Marriage (Same Sex Couples) Bill – in a Public Bill Committee at 12:15 pm on 7th March 2013.
I am happy to be guided by you, Mr Streeter, as to whether to raise such issues now or when we debate the amendments to schedule 2, although I note that they deal with the position in Northern Ireland. I want to raise issues in relation to Scotland.
I want to ask the Minister about the situation whereby the legislation in England had been passed, but the Scottish Parliament had not yet enacted for same-sex marriages in Scotland. We must therefore envisage at least a short delay whereby same-sex marriages are valid under the law of England and Wales, but not under that of Scotland. As members of the Committee will discover as we discuss matters today, and probably on Tuesday, I am now on my favourite territory—money—and I want, first, to ask about pensions.
If there were an interval between the Bill receiving Royal Assent in England and Wales and same-sex marriages becoming lawful in Scotland, for a woman married under the Bill and in receipt of a category B state pension whose husband was then recognised as a woman by a gender recognition certificate, the pension would continue. However, if the woman lived in Scotland, pending equivalent legislation to allow for same-sex marriages there, her status and access to that pension would not be covered. I appreciate that it is difficult for the Minister to comment on the Scottish Parliament’s intentions on legislating for same-sex marriage in Scotland, but I am keen to hear whether such discussions are taking place between the UK Government and the Scottish Government and how they might be going.
More speculatively, I want to ask about the opposite situation. You might rule me out of order, Mr Streeter, but I hope that you will allow me to put some questions on record. Let us suppose that our Bill fails to receive Royal Assent, but that the Scottish Parliament passes measures allowing for same-sex civil marriages in Scotland, which we expect will happen. We have debated armed forces chapels, and I would like to know whether a Scottish same-sex couple could marry in a British consulate or at a UK armed forces base.
Would a gay person usually resident in Scotland, but serving overseas as a diplomat or member of the armed forces, be considered married while serving? Would additional provisions be required under UK law to ensure that pension survivor benefits were paid to same-sex married couples in Scotland?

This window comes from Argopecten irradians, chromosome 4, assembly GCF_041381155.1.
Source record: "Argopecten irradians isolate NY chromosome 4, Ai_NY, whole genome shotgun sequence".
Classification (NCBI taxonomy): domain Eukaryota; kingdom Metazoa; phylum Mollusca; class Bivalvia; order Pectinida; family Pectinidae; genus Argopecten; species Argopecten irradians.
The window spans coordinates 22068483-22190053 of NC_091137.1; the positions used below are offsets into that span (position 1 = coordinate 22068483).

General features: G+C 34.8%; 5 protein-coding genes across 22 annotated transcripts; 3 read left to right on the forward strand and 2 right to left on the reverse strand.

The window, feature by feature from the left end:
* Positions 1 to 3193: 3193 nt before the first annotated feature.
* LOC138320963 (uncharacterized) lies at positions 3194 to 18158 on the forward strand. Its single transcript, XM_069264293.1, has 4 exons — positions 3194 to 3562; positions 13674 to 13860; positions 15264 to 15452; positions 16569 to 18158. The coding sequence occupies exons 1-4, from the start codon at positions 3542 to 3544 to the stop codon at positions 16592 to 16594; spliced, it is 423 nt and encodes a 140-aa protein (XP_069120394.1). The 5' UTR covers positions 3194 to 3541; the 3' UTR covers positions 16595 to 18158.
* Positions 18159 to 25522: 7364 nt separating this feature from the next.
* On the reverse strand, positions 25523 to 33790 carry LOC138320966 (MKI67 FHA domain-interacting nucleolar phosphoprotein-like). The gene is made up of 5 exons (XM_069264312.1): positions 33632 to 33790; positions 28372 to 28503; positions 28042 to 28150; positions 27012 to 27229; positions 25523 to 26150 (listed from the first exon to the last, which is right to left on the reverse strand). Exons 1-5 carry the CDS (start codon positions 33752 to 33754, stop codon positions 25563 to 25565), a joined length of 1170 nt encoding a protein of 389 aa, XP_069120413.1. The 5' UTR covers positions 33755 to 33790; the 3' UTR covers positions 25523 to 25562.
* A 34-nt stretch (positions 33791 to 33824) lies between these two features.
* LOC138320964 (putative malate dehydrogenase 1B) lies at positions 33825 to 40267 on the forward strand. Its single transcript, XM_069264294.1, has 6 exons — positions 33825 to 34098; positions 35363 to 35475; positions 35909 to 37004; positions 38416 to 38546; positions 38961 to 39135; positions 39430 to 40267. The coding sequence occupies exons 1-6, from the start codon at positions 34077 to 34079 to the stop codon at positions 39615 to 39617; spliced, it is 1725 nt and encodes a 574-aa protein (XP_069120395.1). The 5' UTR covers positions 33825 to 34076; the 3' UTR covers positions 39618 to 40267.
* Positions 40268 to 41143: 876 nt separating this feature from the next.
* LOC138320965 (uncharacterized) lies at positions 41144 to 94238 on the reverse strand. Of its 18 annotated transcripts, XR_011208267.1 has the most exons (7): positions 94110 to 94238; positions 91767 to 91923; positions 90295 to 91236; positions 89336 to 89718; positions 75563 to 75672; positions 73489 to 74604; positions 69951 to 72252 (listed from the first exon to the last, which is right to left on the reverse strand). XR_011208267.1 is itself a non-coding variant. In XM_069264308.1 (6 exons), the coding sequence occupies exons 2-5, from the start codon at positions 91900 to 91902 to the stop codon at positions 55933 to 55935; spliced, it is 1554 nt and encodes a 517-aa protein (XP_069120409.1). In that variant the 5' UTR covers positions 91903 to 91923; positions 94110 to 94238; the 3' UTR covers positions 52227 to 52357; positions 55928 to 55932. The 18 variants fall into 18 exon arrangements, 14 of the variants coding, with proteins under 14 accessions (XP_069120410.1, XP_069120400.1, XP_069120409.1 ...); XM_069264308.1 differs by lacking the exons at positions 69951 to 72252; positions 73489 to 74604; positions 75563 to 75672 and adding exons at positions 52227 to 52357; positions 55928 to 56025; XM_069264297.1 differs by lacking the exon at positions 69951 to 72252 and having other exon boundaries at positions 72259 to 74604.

I appreciate that we are in the realms of speculation, and I would understand if the Minister considered the position so unclear that he might want to discuss it with me afterwards, but such worries undoubtedly show that there might be a hiatus before we have absolute uniformity across Scotland and England. I would be grateful for his assurance that such matters are being considered.
I rise to speak to amendments 41, 46 to 48 and 45.
I did say that we had things to do later. I was not envisaging that that was necessarily one of them, but there we go.
The clause is in the Bill to ensure that marriage of a same-sex couple overseas or in another part of the United Kingdom will be recognised as marriage under the laws of England and Wales. Indeed, we have had a clear commitment from the Government in Scotland that they intend to legislate for marriage of same-sex couples. Of course, they cannot legislate for recognition of those marriages in England and Wales, so that is what the clause will do. The issues on the consular cover and the bases are covered to some extent in clause 13. Now that the hon. Lady has helpfully given us notice of her concerns, we will ensure that we are ready to answer them as best we can at the appropriate moment.
Given that my knowledge is not fully extensive, my reading of the pension situation is exactly the same as the hon. Lady outlined. Bearing in mind that I am not a pensions Minister and that we refer such matters to the Department for Work and Pensions, I think that, rather than my giving someone a steer, the best thing would be to tie the matter down, because it is important to people’s livelihoods. If the hon. Lady is happy for me to do so, I shall write to her. With that assurance, I commend the clause to the Committee.